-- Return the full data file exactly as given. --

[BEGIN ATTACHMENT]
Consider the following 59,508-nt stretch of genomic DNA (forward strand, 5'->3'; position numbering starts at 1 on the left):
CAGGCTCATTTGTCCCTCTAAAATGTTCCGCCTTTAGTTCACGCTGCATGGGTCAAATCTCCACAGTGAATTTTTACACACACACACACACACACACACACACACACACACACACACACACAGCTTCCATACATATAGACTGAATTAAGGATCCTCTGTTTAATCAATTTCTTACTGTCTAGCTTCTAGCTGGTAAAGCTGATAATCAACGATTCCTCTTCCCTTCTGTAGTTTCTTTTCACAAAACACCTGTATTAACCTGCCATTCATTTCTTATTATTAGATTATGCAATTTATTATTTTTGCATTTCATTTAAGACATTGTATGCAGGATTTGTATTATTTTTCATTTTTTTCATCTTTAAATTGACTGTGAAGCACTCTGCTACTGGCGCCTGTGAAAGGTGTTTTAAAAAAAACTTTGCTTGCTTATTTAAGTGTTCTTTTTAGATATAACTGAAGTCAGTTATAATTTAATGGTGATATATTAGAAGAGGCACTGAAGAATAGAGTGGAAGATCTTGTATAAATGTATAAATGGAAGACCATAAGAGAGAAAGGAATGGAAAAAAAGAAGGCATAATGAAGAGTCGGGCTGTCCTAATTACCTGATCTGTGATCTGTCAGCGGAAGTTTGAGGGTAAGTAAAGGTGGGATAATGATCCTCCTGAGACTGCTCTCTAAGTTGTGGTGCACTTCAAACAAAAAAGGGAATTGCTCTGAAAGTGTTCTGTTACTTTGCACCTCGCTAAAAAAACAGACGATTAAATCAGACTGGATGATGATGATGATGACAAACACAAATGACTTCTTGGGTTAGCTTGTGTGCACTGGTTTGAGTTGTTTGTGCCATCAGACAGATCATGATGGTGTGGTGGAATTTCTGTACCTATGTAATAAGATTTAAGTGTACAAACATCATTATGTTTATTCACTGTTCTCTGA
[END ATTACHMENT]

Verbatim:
Consider the following 59,508-nt stretch of genomic DNA (forward strand, 5'->3'; position numbering starts at 1 on the left):
CAGGCTCATTTGTCCCTCTAAAATGTTCCGCCTTTAGTTCACGCTGCATGGGTCAAATCTCCACAGTGAATTTTTACACACACACACACACACACACACACACACACACACACACACACACAGCTTCCATACATATAGACTGAATTAAGGATCCTCTGTTTAATCAATTTCTTACTGTCTAGCTTCTAGCTGGTAAAGCTGATAATCAACGATTCCTCTTCCCTTCTGTAGTTTCTTTTCACAAAACACCTGTATTAACCTGCCATTCATTTCTTATTATTAGATTATGCAATTTATTATTTTTGCATTTCATTTAAGACATTGTATGCAGGATTTGTATTATTTTTCATTTTTTTCATCTTTAAATTGACTGTGAAGCACTCTGCTACTGGCGCCTGTGAAAGGTGTTTTAAAAAAAACTTTGCTTGCTTATTTAAGTGTTCTTTTTAGATATAACTGAAGTCAGTTATAATTTAATGGTGATATATTAGAAGAGGCACTGAAGAATAGAGTGGAAGATCTTGTATAAATGTATAAATGGAAGACCATAAGAGAGAAAGGAATGGAAAAAAAGAAGGCATAATGAAGAGTCGGGCTGTCCTAATTACCTGATCTGTGATCTGTCAGCGGAAGTTTGAGGGTAAGTAAAGGTGGGATAATGATCCTCCTGAGACTGCTCTCTAAGTTGTGGTGCACTTCAAACAAAAAAGGGAATTGCTCTGAAAGTGTTCTGTTACTTTGCACCTCGCTAAAAAAACAGACGATTAAATCAGACTGGATGATGATGATGATGACAAACACAAATGACTTCTTGGGTTAGCTTGTGTGCACTGGTTTGAGTTGTTTGTGCCATCAGACAGATCATGATGGTGTGGTGGAATTTCTGTACCTATGTAATAAGATTTAAGTGTACAAACATCATTATGTTTATTCACTGTTCTCTGA